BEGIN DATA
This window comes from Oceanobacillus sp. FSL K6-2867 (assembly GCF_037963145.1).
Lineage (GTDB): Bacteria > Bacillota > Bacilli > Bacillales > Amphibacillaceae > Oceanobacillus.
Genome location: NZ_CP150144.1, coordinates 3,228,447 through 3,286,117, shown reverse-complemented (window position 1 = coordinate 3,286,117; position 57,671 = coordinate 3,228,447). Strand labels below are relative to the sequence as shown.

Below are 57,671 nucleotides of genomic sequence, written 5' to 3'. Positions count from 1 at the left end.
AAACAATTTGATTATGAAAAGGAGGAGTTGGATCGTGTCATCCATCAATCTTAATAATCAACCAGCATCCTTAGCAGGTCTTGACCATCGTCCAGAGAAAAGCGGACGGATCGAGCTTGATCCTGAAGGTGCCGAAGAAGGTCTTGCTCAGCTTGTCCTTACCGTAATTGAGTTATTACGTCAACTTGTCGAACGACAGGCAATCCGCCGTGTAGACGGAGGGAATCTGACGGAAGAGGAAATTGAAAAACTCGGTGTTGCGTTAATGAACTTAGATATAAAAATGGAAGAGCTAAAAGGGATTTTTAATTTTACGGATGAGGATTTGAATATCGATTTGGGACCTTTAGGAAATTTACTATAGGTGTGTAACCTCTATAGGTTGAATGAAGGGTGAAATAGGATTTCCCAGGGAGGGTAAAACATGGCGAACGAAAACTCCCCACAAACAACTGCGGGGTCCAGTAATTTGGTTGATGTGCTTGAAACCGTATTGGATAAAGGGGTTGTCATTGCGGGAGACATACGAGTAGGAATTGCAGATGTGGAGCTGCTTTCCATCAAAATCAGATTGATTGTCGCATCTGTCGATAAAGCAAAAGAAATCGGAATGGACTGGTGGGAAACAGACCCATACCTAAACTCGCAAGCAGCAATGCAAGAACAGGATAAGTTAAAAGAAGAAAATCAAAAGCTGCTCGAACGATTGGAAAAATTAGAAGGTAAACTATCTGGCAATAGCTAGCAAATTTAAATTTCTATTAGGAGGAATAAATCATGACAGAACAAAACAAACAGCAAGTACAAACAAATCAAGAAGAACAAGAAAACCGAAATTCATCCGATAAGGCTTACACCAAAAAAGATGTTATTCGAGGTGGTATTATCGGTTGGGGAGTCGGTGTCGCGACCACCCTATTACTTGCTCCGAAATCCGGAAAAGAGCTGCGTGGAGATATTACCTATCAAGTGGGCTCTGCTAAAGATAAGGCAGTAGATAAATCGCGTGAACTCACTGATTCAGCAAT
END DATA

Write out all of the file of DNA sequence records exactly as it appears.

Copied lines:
This window comes from Oceanobacillus sp. FSL K6-2867 (assembly GCF_037963145.1).
Lineage (GTDB): Bacteria > Bacillota > Bacilli > Bacillales > Amphibacillaceae > Oceanobacillus.
Genome location: NZ_CP150144.1, coordinates 3,228,447 through 3,286,117, shown reverse-complemented (window position 1 = coordinate 3,286,117; position 57,671 = coordinate 3,228,447). Strand labels below are relative to the sequence as shown.

Below are 57,671 nucleotides of genomic sequence, written 5' to 3'. Positions count from 1 at the left end.
AAACAATTTGATTATGAAAAGGAGGAGTTGGATCGTGTCATCCATCAATCTTAATAATCAACCAGCATCCTTAGCAGGTCTTGACCATCGTCCAGAGAAAAGCGGACGGATCGAGCTTGATCCTGAAGGTGCCGAAGAAGGTCTTGCTCAGCTTGTCCTTACCGTAATTGAGTTATTACGTCAACTTGTCGAACGACAGGCAATCCGCCGTGTAGACGGAGGGAATCTGACGGAAGAGGAAATTGAAAAACTCGGTGTTGCGTTAATGAACTTAGATATAAAAATGGAAGAGCTAAAAGGGATTTTTAATTTTACGGATGAGGATTTGAATATCGATTTGGGACCTTTAGGAAATTTACTATAGGTGTGTAACCTCTATAGGTTGAATGAAGGGTGAAATAGGATTTCCCAGGGAGGGTAAAACATGGCGAACGAAAACTCCCCACAAACAACTGCGGGGTCCAGTAATTTGGTTGATGTGCTTGAAACCGTATTGGATAAAGGGGTTGTCATTGCGGGAGACATACGAGTAGGAATTGCAGATGTGGAGCTGCTTTCCATCAAAATCAGATTGATTGTCGCATCTGTCGATAAAGCAAAAGAAATCGGAATGGACTGGTGGGAAACAGACCCATACCTAAACTCGCAAGCAGCAATGCAAGAACAGGATAAGTTAAAAGAAGAAAATCAAAAGCTGCTCGAACGATTGGAAAAATTAGAAGGTAAACTATCTGGCAATAGCTAGCAAATTTAAATTTCTATTAGGAGGAATAAATCATGACAGAACAAAACAAACAGCAAGTACAAACAAATCAAGAAGAACAAGAAAACCGAAATTCATCCGATAAGGCTTACACCAAAAAAGATGTTATTCGAGGTGGTATTATCGGTTGGGGAGTCGGTGTCGCGACCACCCTATTACTTGCTCCGAAATCCGGAAAAGAGCTGCGTGGAGATATTACCTATCAAGTGGGCTCTGCTAAAGATAAGGCAGTAGATAAATCGCGTGAACTCACTGATTCAGCAAT